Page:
Ahead of the fiscal fourth-quarter earnings report for Microsoft (NASDAQ:MSFT), Wall Street was certainly upbeat. And yes, it looks like much of the good news was baked into Microsoft stock. On the heels of Microsoft’s earnings report, MSFT shares are up about 1%.
Now the company did pull off a beat — both on the top and bottom lines. Revenues jumped by 17% to $30.09 billion, versus the Street expectations of $29.21 billion. As for Microsoft earnings per share, they came to $1.13, compared to the consensus of $1.08. Keep in mind that management has a long history of being conservative on its own forecasts.
Microsoft also was busy during the quarter striking up important deals. Here’s a look at some of the standouts:
- Microsoft Dynamics 365: This is the CRM cloud platform and it has been getting traction lately (during the quarter, revenues were up by 61%). Microsoft teamed up with Adobe (NASDAQ:ADBE) — with its Experience Cloud system — for a rollout with 24 Hour Fitness, which has more than 420 clubs across the US. Microsoft also announced a deal with National Oilwell Varco, which will use Dynamics 365 to streamline its field operations.
- Microsoft Office 365: Yes, there was a major upgrade to this franchise. Some of the features include a simplified interface (such as with the ribbon), improved search that is powered by AI (Artificial Intelligence) and a better collaboration.
- IoT (Internet-of-things): Microsoft and GE (NYSE:GE) expanded their partnership for the IoT market. This will involve the extensive capabilities of Azure Data and Azure IoT along with GE’s Predix system, which has customers like BP (NYSE:BP) and Maersk. According to data from GSMA Intelligence, the market opportunity is expected to reach $1.1 trillion by 2025.
- Cloud: Microsoft and Walmart (NYSE:WMT) entered a 5-year strategic relationship to migrate much of Walmart.com and samsclub.com to Azure.
- Mega Acquisition: Microsoft agreed to spend $7.5 billion to acquire GitHub, which is the world’s largest repository of computer code. The platform should be a nice source of potential customers for cloud services.
Microsoft Earnings and the Cloud
No doubt, the main driver for Microsoft earnings is the continued momentum from the cloud. During the quarter, the commercial cloud business posted a 53% increase in revenues to $6.9 million. The Azure platform also showed robust strength, with revenues up 89%.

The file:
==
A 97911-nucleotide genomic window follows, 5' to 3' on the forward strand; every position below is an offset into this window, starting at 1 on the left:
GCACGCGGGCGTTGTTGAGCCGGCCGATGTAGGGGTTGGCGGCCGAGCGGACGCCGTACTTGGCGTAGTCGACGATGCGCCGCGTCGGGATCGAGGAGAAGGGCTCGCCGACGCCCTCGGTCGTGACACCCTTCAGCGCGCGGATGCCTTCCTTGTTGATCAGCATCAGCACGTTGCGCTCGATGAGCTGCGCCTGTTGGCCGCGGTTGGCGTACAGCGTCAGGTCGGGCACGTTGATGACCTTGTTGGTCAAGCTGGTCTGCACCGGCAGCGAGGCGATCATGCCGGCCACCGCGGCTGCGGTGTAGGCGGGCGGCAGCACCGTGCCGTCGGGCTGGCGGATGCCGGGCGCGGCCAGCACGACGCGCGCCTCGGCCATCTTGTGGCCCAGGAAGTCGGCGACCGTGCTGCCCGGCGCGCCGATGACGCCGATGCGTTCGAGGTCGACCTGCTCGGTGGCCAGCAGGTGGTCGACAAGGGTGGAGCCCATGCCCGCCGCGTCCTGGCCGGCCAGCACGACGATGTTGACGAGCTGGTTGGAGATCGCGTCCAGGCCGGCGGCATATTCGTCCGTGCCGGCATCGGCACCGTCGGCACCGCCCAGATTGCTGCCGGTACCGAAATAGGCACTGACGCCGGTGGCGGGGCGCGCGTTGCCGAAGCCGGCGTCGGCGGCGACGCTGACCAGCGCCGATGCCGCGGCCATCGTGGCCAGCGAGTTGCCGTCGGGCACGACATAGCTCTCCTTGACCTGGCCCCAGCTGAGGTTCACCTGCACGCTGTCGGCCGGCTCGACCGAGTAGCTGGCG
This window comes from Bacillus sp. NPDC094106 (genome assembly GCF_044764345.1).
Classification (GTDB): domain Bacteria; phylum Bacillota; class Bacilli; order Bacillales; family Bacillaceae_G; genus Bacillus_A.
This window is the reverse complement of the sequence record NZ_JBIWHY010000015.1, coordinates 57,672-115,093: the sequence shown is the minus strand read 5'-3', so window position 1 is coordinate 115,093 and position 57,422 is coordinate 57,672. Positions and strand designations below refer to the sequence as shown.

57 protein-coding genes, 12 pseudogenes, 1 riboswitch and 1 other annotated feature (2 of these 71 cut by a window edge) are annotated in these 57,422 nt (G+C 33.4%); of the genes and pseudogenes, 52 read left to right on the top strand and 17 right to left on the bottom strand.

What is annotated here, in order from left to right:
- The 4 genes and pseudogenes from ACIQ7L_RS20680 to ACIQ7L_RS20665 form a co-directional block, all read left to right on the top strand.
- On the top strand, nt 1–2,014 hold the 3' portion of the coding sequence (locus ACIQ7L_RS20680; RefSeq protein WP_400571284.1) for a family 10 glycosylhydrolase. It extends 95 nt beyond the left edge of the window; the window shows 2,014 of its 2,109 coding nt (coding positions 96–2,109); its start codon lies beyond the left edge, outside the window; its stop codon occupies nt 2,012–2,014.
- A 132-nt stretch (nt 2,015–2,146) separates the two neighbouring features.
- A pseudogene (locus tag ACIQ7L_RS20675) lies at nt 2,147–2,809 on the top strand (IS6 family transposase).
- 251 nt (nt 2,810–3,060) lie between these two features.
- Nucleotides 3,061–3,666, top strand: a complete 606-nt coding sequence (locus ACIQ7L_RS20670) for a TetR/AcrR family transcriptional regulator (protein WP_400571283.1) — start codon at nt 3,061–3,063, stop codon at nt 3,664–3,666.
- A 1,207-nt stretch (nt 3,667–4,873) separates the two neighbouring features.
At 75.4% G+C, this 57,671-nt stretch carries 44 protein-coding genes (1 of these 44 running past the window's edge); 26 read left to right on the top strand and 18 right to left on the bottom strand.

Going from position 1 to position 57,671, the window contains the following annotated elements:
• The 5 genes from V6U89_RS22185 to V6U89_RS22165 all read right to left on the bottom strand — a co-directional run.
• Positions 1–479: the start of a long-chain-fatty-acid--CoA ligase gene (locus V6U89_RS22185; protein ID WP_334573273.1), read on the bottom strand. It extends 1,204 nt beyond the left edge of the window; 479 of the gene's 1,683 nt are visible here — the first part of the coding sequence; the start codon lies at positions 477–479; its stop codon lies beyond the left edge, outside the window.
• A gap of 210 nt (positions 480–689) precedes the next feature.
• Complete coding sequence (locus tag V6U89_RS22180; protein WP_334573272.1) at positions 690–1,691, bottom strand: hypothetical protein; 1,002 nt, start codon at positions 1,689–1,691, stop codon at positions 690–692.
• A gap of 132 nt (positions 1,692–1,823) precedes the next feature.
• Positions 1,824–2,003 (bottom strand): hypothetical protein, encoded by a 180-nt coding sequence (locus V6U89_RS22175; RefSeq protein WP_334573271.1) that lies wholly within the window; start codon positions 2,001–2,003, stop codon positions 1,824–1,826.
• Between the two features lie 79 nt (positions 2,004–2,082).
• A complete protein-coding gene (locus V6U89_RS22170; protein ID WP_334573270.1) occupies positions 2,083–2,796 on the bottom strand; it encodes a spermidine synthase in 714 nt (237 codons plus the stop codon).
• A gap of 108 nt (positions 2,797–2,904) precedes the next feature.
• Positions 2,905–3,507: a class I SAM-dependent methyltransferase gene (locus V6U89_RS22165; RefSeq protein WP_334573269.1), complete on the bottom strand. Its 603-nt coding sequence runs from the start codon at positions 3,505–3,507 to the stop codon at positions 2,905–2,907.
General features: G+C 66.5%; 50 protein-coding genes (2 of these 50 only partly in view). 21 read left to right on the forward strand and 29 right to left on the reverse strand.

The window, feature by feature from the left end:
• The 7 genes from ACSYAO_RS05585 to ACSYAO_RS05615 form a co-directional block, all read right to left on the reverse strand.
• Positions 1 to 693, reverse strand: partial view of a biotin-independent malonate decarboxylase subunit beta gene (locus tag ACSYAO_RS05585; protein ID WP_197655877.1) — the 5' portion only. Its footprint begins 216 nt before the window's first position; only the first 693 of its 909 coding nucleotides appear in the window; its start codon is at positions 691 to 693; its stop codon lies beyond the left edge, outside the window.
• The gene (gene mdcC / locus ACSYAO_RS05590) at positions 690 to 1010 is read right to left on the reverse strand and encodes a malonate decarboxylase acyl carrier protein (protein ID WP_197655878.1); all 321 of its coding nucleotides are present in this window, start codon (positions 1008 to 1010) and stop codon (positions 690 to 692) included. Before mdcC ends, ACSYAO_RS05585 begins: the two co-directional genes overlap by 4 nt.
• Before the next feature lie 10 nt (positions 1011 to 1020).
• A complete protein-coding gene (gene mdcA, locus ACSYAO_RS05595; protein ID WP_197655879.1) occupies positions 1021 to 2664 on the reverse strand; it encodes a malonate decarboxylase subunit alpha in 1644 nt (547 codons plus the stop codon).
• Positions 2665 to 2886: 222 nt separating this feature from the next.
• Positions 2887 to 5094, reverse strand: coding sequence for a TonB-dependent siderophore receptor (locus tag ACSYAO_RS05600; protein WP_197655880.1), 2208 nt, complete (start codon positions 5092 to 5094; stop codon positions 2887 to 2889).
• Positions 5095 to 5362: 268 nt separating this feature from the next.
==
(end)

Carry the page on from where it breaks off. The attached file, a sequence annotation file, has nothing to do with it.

Now it’s important to keep in mind that this success has not been easy. After all, various other legacy tech companies — like Oracle (NYSE:ORCL) and IBM (NYSE:IBM) — have struggled with their transitions.
Yet Microsoft CEO Satya Nadella had the foresight to make early bets on the cloud. To this end, he retooled platforms like Office and SharePoint. But Nadella has also been savvy with acquisitions, as seen with deals for companies like LinkedIn.
As a result, the strategy has placed Microsoft at the No.2 slot in the cloud market, just behind Amazon.com (NASDAQ:AMZN).
Bottom Line on Microsoft Earnings
All in all, Microsoft had a great quarter. It’s actually tough to find anything wrong about it.
Instead, when it comes to Microsoft, probably the biggest issue is that the valuation on the stock is not cheap, with the forward price-to-earnings ratio at 26X. The dividend is also only 1.65%.
But for investors with a long-term view on things, the valuation is more reasonable. The cloud opportunity is a megatrend that will last for some time. What’s more, Microsoft is positioning itself for other critical markets like IoT and AI. Oh, and the company continues to crank out substantial amounts of cash flows, which will allow for continued aggressive investments in M&A and R&D.
In other words, it does look like the bull case on Microsoft stock is still intact.
Tom Taulli is the author of High-Profit IPO Strategies, All About Commodities and All About Short Selling. Follow him on Twitter at @ttaulli. As of this writing, he did not hold a position in any of the aforementioned securities.